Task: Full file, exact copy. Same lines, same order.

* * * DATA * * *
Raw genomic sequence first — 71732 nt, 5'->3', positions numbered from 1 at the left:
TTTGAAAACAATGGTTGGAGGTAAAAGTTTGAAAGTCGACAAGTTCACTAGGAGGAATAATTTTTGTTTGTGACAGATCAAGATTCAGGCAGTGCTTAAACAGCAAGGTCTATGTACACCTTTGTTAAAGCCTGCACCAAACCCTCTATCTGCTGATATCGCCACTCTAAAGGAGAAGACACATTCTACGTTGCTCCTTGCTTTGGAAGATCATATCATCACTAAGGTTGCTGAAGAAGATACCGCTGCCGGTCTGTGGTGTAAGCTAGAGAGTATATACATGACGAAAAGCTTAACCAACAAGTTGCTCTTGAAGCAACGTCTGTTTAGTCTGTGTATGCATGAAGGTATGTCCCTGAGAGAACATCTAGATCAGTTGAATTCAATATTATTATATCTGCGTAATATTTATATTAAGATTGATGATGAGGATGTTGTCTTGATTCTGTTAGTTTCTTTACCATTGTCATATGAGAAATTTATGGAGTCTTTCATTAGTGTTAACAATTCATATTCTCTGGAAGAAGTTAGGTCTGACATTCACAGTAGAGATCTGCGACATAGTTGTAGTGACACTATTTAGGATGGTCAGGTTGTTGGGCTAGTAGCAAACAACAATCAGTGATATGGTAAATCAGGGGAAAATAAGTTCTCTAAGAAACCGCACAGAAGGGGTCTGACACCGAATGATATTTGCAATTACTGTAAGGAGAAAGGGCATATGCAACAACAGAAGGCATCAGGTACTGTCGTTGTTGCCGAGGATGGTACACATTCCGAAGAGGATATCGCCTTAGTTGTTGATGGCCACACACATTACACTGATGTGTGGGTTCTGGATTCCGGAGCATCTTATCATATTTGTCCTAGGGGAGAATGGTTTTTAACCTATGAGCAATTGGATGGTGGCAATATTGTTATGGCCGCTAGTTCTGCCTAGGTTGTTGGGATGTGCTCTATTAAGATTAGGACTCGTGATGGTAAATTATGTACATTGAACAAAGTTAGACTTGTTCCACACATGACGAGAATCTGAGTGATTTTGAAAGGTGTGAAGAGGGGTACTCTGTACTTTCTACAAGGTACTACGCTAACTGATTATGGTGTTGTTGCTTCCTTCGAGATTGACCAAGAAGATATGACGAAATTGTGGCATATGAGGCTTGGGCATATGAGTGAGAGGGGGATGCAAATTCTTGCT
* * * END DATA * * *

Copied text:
Raw genomic sequence first — 71732 nt, 5'->3', positions numbered from 1 at the left:
TTTGAAAACAATGGTTGGAGGTAAAAGTTTGAAAGTCGACAAGTTCACTAGGAGGAATAATTTTTGTTTGTGACAGATCAAGATTCAGGCAGTGCTTAAACAGCAAGGTCTATGTACACCTTTGTTAAAGCCTGCACCAAACCCTCTATCTGCTGATATCGCCACTCTAAAGGAGAAGACACATTCTACGTTGCTCCTTGCTTTGGAAGATCATATCATCACTAAGGTTGCTGAAGAAGATACCGCTGCCGGTCTGTGGTGTAAGCTAGAGAGTATATACATGACGAAAAGCTTAACCAACAAGTTGCTCTTGAAGCAACGTCTGTTTAGTCTGTGTATGCATGAAGGTATGTCCCTGAGAGAACATCTAGATCAGTTGAATTCAATATTATTATATCTGCGTAATATTTATATTAAGATTGATGATGAGGATGTTGTCTTGATTCTGTTAGTTTCTTTACCATTGTCATATGAGAAATTTATGGAGTCTTTCATTAGTGTTAACAATTCATATTCTCTGGAAGAAGTTAGGTCTGACATTCACAGTAGAGATCTGCGACATAGTTGTAGTGACACTATTTAGGATGGTCAGGTTGTTGGGCTAGTAGCAAACAACAATCAGTGATATGGTAAATCAGGGGAAAATAAGTTCTCTAAGAAACCGCACAGAAGGGGTCTGACACCGAATGATATTTGCAATTACTGTAAGGAGAAAGGGCATATGCAACAACAGAAGGCATCAGGTACTGTCGTTGTTGCCGAGGATGGTACACATTCCGAAGAGGATATCGCCTTAGTTGTTGATGGCCACACACATTACACTGATGTGTGGGTTCTGGATTCCGGAGCATCTTATCATATTTGTCCTAGGGGAGAATGGTTTTTAACCTATGAGCAATTGGATGGTGGCAATATTGTTATGGCCGCTAGTTCTGCCTAGGTTGTTGGGATGTGCTCTATTAAGATTAGGACTCGTGATGGTAAATTATGTACATTGAACAAAGTTAGACTTGTTCCACACATGACGAGAATCTGAGTGATTTTGAAAGGTGTGAAGAGGGGTACTCTGTACTTTCTACAAGGTACTACGCTAACTGATTATGGTGTTGTTGCTTCCTTCGAGATTGACCAAGAAGATATGACGAAATTGTGGCATATGAGGCTTGGGCATATGAGTGAGAGGGGGATGCAAATTCTTGCT